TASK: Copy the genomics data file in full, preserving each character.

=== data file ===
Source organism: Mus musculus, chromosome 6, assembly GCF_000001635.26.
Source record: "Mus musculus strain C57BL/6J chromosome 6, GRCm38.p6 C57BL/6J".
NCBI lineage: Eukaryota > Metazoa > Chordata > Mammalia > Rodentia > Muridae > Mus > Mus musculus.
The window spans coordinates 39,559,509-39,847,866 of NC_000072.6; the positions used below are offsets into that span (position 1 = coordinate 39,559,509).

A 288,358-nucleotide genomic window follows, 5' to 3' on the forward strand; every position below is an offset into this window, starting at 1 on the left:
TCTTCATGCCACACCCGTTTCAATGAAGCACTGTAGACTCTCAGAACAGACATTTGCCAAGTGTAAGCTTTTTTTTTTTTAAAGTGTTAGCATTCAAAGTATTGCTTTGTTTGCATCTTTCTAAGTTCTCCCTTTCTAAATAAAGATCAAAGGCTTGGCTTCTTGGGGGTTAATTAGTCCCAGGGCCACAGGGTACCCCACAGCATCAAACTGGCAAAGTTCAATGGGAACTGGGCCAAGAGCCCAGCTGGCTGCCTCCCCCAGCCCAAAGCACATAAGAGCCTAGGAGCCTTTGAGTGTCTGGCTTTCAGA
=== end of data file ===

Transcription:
Source organism: Mus musculus, chromosome 6, assembly GCF_000001635.26.
Source record: "Mus musculus strain C57BL/6J chromosome 6, GRCm38.p6 C57BL/6J".
NCBI lineage: Eukaryota > Metazoa > Chordata > Mammalia > Rodentia > Muridae > Mus > Mus musculus.
The window spans coordinates 39,559,509-39,847,866 of NC_000072.6; the positions used below are offsets into that span (position 1 = coordinate 39,559,509).

A 288,358-nucleotide genomic window follows, 5' to 3' on the forward strand; every position below is an offset into this window, starting at 1 on the left:
TCTTCATGCCACACCCGTTTCAATGAAGCACTGTAGACTCTCAGAACAGACATTTGCCAAGTGTAAGCTTTTTTTTTTTTAAAGTGTTAGCATTCAAAGTATTGCTTTGTTTGCATCTTTCTAAGTTCTCCCTTTCTAAATAAAGATCAAAGGCTTGGCTTCTTGGGGGTTAATTAGTCCCAGGGCCACAGGGTACCCCACAGCATCAAACTGGCAAAGTTCAATGGGAACTGGGCCAAGAGCCCAGCTGGCTGCCTCCCCCAGCCCAAAGCACATAAGAGCCTAGGAGCCTTTGAGTGTCTGGCTTTCAGA